Making call on Traficant Night
NILES -- Minor league baseball is well known for its outlandish promotions. The Mahoning Valley Scrappers joined that long list Wednesday.
They touted it as "Jim Traficant Night." They handed out pictures of the former congressman to fans at the gate.
They played some of his famous phrases -- "Beam me up" and "I have a train to run" -- over the public address system.
They dressed some people up in Traficant attire and had them chased by other people dressed in FBI attire.
They even had a mock election in which -- this is no real surprise -- Traficant won convincingly.
The good, the bad
Give the Scrappers promotions department credit for their creativity. Even if only a small group of the 4,500 fans who attended wore toupees or proved they were sons of truck drivers -- another promotion for free admission -- it was a job well done.
But it's tough to buy the Scrappers' line of reasoning. They say the event was held to honor a man who helped to bring minor league baseball to the Mahoning Valley.
This seemed to be about marketing the Scrappers' minor league baseball product, and in doing so, they hit a home run. Especially when they knew there was going to be backlash for "honoring" a convicted felon.
"It's almost like a roast," Scrappers general manager Andy Milovich said. "We're honoring Jim, but at the same time we're getting a few shots and a few laughs out of it.
"I respect people's concerns that they might think of it as in poor taste, but we want to recognize a guy that was a major contributor in making this happen."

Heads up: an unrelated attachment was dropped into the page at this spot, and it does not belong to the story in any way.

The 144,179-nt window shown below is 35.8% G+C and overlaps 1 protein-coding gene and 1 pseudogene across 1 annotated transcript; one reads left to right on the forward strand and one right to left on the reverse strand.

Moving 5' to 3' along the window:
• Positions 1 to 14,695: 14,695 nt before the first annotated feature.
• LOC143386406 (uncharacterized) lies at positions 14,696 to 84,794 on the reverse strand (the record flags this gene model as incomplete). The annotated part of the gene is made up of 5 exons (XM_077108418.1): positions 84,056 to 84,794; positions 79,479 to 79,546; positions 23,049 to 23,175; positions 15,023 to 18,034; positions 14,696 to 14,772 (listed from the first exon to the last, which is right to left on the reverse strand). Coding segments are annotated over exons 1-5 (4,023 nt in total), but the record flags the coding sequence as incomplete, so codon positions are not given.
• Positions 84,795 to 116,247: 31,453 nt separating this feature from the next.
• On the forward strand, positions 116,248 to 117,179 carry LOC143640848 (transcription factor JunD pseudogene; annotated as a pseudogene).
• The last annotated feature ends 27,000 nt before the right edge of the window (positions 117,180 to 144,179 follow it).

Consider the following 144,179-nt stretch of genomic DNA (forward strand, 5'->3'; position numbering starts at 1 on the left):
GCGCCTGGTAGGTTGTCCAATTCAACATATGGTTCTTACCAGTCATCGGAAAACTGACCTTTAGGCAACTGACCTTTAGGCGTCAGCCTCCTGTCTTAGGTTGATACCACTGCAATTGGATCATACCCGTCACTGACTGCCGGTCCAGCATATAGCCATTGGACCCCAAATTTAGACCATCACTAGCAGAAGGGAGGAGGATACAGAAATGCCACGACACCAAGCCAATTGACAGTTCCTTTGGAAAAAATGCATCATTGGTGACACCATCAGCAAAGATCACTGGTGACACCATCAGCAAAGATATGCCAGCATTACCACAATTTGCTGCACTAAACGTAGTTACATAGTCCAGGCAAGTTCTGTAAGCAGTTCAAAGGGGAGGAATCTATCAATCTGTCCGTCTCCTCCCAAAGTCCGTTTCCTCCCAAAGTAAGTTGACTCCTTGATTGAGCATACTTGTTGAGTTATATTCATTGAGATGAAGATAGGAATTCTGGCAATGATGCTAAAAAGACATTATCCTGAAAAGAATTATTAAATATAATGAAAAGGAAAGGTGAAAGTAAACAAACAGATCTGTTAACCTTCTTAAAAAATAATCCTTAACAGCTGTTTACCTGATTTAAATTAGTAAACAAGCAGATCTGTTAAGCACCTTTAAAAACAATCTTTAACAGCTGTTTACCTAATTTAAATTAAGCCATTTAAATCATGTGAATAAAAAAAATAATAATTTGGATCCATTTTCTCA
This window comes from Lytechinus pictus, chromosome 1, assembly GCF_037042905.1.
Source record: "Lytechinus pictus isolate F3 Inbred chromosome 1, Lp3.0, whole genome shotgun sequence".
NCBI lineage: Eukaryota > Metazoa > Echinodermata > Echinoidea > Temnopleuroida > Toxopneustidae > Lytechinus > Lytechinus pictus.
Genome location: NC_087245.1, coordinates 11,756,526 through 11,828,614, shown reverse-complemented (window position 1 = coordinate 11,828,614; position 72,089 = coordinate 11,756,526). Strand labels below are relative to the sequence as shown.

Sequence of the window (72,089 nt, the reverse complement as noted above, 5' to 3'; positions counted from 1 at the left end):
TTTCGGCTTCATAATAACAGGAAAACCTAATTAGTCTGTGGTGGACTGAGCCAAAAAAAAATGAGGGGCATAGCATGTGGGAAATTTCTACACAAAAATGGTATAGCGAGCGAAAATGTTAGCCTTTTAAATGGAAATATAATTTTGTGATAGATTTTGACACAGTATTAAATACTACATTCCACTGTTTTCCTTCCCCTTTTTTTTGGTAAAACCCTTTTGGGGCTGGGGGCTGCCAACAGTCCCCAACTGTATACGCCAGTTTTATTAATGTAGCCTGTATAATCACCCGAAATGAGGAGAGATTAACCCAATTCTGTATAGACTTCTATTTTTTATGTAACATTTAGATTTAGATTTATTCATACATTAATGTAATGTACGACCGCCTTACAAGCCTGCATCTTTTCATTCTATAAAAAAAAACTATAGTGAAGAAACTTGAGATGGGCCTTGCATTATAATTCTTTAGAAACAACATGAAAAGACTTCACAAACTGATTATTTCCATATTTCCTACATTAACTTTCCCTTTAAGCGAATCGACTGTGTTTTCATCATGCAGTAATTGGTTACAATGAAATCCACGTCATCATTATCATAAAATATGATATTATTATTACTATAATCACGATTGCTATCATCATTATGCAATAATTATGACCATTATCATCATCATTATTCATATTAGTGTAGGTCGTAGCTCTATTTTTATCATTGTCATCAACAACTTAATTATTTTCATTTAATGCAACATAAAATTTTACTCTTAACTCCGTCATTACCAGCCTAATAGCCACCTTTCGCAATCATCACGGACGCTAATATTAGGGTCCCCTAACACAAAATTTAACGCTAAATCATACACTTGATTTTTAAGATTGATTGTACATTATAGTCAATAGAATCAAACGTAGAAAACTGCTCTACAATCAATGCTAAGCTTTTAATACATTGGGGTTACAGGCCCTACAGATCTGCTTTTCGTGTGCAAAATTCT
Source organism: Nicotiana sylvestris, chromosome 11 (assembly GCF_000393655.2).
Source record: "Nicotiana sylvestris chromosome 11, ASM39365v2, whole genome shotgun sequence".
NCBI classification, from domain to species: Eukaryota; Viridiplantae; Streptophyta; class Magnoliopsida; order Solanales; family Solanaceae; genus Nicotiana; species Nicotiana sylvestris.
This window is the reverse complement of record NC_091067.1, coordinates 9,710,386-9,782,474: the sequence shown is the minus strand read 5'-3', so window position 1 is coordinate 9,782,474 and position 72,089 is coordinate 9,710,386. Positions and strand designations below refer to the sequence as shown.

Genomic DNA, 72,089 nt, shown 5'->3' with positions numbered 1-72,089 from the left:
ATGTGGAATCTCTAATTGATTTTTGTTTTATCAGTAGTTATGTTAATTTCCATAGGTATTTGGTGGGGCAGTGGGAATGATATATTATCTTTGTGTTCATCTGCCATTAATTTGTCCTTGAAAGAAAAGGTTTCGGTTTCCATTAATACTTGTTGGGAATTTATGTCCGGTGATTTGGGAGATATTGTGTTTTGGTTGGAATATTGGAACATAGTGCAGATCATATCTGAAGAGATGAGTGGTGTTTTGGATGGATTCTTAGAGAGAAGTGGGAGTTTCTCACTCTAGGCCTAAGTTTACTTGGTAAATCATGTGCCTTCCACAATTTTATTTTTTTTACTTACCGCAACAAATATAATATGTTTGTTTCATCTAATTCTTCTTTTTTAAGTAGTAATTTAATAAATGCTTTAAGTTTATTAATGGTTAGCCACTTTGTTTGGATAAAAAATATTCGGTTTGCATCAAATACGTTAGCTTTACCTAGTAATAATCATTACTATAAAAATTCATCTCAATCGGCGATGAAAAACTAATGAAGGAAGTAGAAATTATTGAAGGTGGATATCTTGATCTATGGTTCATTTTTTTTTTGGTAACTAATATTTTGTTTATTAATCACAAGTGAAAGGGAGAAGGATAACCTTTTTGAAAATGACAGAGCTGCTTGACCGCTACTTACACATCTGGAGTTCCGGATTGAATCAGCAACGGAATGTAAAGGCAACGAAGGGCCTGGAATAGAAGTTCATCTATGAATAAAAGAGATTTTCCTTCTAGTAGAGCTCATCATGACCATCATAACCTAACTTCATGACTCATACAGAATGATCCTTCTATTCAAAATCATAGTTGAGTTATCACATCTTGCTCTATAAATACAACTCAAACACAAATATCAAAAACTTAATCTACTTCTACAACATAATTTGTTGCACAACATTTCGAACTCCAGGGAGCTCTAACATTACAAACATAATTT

The Traficant saga has become national news. By incorporating Mahoning Valley Scrappers baseball into the same political spectrum, it focuses statewide and national media attention to Cafaro Field.
More than the usual number of television trucks were parked in front of the stadium. More than the usual number of media members -- writers and photographers -- circulated in the press box.
If the Scrappers' intentions were really to honor Traficant, wouldn't it have been done in the organization's first couple of years? This comes down to good timing and good business sense.
Playing the part
One of the sources of "Traficant Night" entertainment came from Phil Eckenrode, a 2001 Mineral Ridge High graduate and sophomore at Kent State University.
Eckenrode, whose usual role is that of soft drink vendor, seemed perfect for the part of Jim Traficant impersonator. A political science major, he was tall and lanky, outspoken and funny. His bushy gray wig and long sideburns complemented his dark blue suit and gray pants.
Eckenrode made his way throughout Cafaro Field shouting lines into his megaphone. "Scrappy is a fraud!" he said of the Scrappers' mascot, one of his opponents in a mock election.
Eckenrode talked as if his new role Wednesday at Cafaro Field wasn't difficult. In fact, he has experience portraying Traficant, having done it for a project in high school.
Wednesday's promotion conjured up thoughts of what Traficant's reaction would have been to the events that transpired.
"Jim liked to poke fun at himself as much as anybody," Milovich said.
The Scrappers plan to send Traficant some pictures and a T-shirt from Wednesday night. Milovich also noted that "Traficant Night" was probably a one-time promotion.
"Despite the problems that Jim had, no one cared about the Valley more than he did," Milovich said. "It's a tragic way to end a 17-, 18-year congressional run."
XBrian Richesson is a sportswriter for The Vindicator. Write him at firstname.lastname@example.org.